PHP: Variables are case sensitive

This entry is part 6 of 54 in the series PHP Tutorial

In PHP variables declared are case sensitive.

<?php
$myText = 'I love programming ';
$mytext = 'the most liberal programming language in the world PHP.';

echo "$myText  $mytext";
?>
Try The Code

$myText is not the same as $mytext in PHP.

Note also variable string can be declared in single quote such as ‘I love programming’. We have put 2 variables in the echo statement.

If you changed echo statement into using single quotes, it will not work in this case.  Try to stick to using double quotes in echo statement.

PHP: Variable scope

This entry is part 7 of 54 in the series PHP Tutorial

The scope of a variable is the context within which it is defined.

Within user-defined functions a local function scope is introduced. Any variable used inside a function is by default limited to the local function scope. For example:

<?php
$a = 1; /* global scope */ 

function test()
{ 
    echo $a; /* reference to local scope variable */ 
} 

test();
?>

If you type the code into a good IDE such as phpStorm, you will receive a complain from the editor saying that $a is an undefined variable.

The above script will not produce any output because the echo statement refers to a local version of the $a variable, and it has not been assigned a value within this scope.

You may notice that this is different from the C language in that global variables in C are automatically available to functions unless specifically overridden by a local definition.

PHP: Static variable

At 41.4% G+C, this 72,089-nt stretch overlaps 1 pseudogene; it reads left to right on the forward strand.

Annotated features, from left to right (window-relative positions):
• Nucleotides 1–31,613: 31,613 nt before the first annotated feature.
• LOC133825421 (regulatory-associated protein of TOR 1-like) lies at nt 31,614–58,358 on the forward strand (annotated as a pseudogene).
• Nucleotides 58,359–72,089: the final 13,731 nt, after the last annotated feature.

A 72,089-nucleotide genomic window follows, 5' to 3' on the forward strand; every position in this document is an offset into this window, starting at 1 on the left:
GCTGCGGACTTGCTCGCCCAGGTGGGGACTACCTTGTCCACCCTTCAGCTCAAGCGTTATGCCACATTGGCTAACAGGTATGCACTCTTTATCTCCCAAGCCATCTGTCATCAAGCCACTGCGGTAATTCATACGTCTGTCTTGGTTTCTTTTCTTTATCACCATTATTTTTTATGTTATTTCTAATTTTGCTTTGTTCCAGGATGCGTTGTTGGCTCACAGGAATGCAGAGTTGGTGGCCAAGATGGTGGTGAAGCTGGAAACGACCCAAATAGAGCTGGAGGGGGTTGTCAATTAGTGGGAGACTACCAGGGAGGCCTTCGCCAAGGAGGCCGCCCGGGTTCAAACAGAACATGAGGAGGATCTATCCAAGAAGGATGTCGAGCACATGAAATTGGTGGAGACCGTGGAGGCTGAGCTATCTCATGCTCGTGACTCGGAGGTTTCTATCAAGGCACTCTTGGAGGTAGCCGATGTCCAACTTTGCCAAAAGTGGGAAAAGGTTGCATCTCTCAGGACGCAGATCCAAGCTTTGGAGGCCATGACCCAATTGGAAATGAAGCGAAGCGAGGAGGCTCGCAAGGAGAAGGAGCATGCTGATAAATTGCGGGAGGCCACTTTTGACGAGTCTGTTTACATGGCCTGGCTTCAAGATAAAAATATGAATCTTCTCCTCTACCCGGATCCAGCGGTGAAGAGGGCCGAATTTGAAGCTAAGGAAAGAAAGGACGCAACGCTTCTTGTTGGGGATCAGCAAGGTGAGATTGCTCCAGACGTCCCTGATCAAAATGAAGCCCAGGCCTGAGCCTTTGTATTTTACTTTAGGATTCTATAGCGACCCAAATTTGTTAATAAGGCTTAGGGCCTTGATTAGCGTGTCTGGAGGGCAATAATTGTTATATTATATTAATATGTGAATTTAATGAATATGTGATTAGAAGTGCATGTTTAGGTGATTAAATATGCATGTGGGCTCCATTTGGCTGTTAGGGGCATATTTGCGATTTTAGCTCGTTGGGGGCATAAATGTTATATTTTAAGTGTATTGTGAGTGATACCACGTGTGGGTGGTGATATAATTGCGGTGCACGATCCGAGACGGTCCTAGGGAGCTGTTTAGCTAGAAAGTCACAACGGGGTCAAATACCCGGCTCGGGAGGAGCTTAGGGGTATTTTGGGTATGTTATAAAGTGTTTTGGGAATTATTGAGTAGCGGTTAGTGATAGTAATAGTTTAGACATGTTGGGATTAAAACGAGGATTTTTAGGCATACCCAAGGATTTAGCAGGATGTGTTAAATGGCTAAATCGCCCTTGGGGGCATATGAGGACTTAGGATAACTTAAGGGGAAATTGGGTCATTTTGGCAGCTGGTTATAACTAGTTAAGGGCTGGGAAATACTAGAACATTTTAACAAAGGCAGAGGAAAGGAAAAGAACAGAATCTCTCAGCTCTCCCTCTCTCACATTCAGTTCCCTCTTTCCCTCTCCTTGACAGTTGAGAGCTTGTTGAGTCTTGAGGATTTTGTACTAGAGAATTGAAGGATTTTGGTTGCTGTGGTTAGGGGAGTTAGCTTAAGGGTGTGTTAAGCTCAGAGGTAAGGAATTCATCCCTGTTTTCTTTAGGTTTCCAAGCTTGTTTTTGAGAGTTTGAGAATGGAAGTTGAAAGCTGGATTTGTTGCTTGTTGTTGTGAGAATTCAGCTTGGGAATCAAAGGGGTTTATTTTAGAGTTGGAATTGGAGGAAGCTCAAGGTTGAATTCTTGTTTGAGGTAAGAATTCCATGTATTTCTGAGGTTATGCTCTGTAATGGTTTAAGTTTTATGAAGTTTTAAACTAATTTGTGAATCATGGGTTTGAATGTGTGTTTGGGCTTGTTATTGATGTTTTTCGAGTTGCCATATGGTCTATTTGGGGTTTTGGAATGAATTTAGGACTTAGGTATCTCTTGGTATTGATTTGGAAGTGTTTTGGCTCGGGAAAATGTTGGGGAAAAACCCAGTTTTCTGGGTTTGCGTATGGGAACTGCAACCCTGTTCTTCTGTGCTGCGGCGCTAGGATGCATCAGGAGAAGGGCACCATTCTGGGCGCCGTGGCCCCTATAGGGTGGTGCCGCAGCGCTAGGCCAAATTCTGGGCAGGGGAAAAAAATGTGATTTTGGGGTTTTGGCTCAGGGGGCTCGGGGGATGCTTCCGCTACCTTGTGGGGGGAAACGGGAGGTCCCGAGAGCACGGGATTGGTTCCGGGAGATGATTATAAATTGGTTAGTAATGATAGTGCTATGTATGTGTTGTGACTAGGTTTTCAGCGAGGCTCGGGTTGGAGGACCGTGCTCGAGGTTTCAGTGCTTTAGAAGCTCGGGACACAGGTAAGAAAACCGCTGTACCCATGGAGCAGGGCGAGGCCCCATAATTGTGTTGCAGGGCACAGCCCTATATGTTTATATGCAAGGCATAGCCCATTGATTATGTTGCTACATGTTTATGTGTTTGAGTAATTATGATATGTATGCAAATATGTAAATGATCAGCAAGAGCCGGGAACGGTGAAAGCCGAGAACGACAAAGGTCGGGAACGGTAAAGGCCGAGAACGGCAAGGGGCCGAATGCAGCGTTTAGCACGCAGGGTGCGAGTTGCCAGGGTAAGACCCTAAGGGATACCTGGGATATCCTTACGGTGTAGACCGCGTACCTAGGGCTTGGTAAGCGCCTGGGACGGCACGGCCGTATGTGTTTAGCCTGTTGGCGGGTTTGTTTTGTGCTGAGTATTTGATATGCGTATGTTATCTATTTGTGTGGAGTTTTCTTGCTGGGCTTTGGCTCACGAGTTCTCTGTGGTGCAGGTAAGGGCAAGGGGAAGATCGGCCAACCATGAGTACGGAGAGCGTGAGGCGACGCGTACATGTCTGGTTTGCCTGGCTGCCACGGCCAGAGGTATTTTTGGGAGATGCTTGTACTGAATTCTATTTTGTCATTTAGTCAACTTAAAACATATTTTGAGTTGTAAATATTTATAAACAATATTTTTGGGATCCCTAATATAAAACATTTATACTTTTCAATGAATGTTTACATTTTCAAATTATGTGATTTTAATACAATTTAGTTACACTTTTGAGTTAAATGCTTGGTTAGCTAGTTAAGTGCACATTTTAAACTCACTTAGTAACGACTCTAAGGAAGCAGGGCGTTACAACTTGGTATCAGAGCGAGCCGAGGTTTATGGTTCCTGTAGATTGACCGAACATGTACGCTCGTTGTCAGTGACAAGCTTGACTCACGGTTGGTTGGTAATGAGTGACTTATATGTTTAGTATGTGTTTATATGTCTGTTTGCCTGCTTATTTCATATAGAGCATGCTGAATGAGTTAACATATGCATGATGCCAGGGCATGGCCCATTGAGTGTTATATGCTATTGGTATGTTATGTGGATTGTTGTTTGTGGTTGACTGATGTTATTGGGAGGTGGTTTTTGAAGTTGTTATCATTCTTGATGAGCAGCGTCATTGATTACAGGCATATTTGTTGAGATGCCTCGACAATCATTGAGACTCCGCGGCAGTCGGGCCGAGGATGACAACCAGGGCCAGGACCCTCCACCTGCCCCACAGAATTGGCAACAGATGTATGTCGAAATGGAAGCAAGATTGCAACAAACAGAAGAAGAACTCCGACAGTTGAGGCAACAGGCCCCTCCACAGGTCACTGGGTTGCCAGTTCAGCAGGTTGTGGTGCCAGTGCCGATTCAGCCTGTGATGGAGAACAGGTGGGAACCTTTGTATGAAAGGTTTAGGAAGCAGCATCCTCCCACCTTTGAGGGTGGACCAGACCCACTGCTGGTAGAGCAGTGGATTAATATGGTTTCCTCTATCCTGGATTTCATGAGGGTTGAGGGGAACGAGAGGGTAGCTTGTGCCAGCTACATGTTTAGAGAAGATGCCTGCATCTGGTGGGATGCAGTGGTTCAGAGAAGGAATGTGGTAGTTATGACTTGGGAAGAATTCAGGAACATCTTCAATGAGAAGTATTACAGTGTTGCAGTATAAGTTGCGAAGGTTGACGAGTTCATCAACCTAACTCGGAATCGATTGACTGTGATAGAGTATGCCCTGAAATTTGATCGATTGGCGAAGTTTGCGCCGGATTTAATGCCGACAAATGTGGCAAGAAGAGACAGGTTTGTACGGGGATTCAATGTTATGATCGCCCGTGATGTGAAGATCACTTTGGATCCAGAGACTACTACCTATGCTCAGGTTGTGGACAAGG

This entry is part 8 of 54 in the series PHP Tutorial

A static variable exists only in a local function scope, but it does not lose its value when program execution leaves this scope.

Consider the following example:

<?php
function final_no()
{
    static $num = 0;
    echo $num;
    $num++;
    echo "<br>";
}

final_no();
final_no();
final_no();

?>
Try The Code

The output from the above code is 0, 1, 2.

The $num was declared once as a static variable and will be initialized on the first call to final_no().  Everytime final_no() is called, $num will not be re-initialized to 0.

PHP: Constants

This entry is part 9 of 54 in the series PHP Tutorial

The syntax for defining constant is as below:

bool define ( string $name , mixed $value [, bool $case_insensitive = false ])

<?php

define("hello", "Hi There.");
echo hello; 
echo "<br>";
echo Hello; 
echo "<br>";

//To allow case insensitive, set the third parameter to be true.
define("greeting", "How are you?", true);
echo GREETING; 
echo "<br>";
echo Greeting;

?>
Try The Code

Note that there are 2 parts in the above code.  The top part is case sensitive and the second part is case insensitive.

You can try to run the code here.

PHP: Variable with global keyword

This entry is part 10 of 54 in the series PHP Tutorial

In PHP, global variables must be declared global inside a function if they are going to be used in that function.

<?php
$a = 1;
$b = 2;

function Sum()
{
    global $a, $b;

    $b = $a + $b;
} 

Sum();
echo $b;
?>

The above script will output 3. By declaring $a and $b global within the function, all references to either variable will refer to the global version.